These problems were made even more manifest during the coronavirus pandemic. During the worst of the crisis, newspapers in the United States printed stories of farmers dumping milk and euthanizing livestock alongside pictures of snaking lines of cars waiting outside food banks and workers jammed together at meat processing plants suffering from high infection rates. The US food system—once celebrated as the apotheosis of abundance and efficiency—was revealed to be a shaky structure crippled by corporate consolidation. In the United States we are witnessing growing monopolistic control over the food and farming sector. Four or fewer firms control the market for agro-inputs, beef and grain processing, and many major food commodity chains. Globally, four or fewer firms also control almost all commercial agricultural inputs. Just four companies control 60% of the global commercial seed industry and 90% of the global grain trade, and three companies control 70% of the agrochemical industry. This centralization of control over food systems in the hands of so few is a driving factor in many of the problems that we are seeing today. As the International Panel of Experts on Sustainable Food Systems puts it, the industrial food system is just “too big to feed.”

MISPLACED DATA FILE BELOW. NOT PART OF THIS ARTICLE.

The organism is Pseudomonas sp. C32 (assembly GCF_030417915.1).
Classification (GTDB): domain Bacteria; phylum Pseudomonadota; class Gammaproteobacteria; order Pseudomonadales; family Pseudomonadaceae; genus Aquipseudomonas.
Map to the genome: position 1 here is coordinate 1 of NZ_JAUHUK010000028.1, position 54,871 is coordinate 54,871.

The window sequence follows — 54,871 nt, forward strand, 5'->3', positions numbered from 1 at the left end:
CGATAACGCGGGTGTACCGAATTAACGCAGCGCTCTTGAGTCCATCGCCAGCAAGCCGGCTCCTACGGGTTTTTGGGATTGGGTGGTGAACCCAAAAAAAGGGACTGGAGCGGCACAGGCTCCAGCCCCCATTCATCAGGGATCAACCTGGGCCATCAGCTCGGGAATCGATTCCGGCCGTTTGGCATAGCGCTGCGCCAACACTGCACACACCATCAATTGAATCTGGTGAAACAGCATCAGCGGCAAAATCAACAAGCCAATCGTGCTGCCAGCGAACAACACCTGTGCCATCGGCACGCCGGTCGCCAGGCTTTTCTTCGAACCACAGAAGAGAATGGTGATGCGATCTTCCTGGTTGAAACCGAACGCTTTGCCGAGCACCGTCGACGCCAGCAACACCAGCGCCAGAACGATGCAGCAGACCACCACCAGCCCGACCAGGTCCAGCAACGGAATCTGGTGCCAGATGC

The activists gathered in Oakland were all organizing in response to these issues. Many of them shared these same grievances. But over the course of the day-long meeting it became clear that they also had different priorities. Farmworkers on the West Coast were fighting for fair working conditions in the industrial food system, whereas Indigenous communities were seeking to rebuild their traditional food systems after centuries of settler colonialism and unhealthy donations from the commodity food system. Other groups, such as the Detroit Black Community Food Security Network, were working to dismantle racism in the food system and create consumer cooperatives and urban farms to promote urban food security. Even though the participants of the assembly came up with a long list of rights—from the rights of Mother Earth to the right to access land—none of these claims captured their disparate struggles. In a country in which the language of rights has served as the dominant grammar for social justice movements, the activists participating in the US Food Sovereignty Assembly wrestled to consolidate their demands into a single claim that simultaneously respected their diversity and united them into a movement.